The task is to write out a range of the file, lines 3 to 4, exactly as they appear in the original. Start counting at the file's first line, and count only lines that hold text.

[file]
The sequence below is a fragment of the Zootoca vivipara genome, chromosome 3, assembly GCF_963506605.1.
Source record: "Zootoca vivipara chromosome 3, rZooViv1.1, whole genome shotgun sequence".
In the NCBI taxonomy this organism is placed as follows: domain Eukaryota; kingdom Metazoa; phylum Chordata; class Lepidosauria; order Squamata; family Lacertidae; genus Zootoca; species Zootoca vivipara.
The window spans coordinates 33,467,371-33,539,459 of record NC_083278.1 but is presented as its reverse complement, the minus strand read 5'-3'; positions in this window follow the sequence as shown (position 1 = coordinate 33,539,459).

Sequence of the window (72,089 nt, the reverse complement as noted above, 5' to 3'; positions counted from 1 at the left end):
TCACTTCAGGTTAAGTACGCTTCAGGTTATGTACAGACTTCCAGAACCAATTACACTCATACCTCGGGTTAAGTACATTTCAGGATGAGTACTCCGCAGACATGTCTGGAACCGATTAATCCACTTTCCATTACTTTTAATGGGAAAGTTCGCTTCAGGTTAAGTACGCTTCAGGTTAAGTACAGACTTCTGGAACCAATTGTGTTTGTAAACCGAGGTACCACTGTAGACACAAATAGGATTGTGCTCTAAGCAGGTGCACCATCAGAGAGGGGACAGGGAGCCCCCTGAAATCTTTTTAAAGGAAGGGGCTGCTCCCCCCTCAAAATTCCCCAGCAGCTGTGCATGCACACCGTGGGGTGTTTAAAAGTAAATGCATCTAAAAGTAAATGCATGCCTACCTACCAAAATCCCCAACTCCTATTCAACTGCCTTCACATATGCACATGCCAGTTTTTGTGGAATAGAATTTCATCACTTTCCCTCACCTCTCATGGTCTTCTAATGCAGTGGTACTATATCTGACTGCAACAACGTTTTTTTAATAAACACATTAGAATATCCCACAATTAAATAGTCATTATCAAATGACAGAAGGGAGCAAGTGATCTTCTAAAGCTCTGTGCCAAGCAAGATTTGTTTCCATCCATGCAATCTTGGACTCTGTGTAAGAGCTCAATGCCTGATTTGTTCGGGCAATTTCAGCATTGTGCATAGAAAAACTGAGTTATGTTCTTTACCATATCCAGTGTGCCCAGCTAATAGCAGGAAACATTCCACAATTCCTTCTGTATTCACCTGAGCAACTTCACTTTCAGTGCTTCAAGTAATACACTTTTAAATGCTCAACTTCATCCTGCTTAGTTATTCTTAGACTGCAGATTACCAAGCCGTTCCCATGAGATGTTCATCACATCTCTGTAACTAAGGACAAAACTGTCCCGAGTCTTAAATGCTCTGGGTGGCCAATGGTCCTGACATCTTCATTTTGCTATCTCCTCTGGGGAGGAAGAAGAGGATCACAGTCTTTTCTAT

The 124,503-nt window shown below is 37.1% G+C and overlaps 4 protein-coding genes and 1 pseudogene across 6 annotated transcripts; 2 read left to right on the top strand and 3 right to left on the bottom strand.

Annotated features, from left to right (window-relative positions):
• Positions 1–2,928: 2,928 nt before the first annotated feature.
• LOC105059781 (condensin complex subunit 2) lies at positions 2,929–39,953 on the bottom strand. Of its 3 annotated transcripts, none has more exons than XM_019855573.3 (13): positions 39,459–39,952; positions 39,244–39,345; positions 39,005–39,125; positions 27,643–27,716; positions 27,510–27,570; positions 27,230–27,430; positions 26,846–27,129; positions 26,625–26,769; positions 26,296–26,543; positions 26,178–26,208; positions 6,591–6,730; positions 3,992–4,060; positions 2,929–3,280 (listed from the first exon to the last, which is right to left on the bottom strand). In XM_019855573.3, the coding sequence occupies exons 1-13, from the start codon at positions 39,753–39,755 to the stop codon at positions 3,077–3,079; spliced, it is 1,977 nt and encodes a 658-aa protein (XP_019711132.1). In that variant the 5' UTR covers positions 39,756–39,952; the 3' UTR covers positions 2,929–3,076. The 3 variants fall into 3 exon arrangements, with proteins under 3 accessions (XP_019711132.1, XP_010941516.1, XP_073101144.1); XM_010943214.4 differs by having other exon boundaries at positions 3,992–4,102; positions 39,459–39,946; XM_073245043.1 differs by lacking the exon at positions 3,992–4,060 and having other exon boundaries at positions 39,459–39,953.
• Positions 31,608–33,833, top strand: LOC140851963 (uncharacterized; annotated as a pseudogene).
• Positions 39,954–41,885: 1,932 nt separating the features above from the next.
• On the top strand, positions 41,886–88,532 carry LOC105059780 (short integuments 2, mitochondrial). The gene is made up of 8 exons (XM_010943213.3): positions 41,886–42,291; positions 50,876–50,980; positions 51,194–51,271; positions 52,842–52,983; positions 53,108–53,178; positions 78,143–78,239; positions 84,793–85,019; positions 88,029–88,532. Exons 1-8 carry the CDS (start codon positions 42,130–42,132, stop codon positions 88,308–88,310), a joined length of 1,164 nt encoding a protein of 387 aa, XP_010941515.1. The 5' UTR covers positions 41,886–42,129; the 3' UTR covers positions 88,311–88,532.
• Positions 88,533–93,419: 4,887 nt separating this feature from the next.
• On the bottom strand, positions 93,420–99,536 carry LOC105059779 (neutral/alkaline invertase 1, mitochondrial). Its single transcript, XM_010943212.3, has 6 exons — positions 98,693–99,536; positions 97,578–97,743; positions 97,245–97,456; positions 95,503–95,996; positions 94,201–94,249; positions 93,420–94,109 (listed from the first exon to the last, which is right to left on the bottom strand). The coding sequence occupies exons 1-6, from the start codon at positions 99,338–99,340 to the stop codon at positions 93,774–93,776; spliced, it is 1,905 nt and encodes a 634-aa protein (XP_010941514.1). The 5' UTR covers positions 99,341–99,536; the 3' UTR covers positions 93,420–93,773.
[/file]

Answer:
In the NCBI taxonomy this organism is placed as follows: domain Eukaryota; kingdom Metazoa; phylum Chordata; class Lepidosauria; order Squamata; family Lacertidae; genus Zootoca; species Zootoca vivipara.
The window spans coordinates 33,467,371-33,539,459 of record NC_083278.1 but is presented as its reverse complement, the minus strand read 5'-3'; positions in this window follow the sequence as shown (position 1 = coordinate 33,539,459).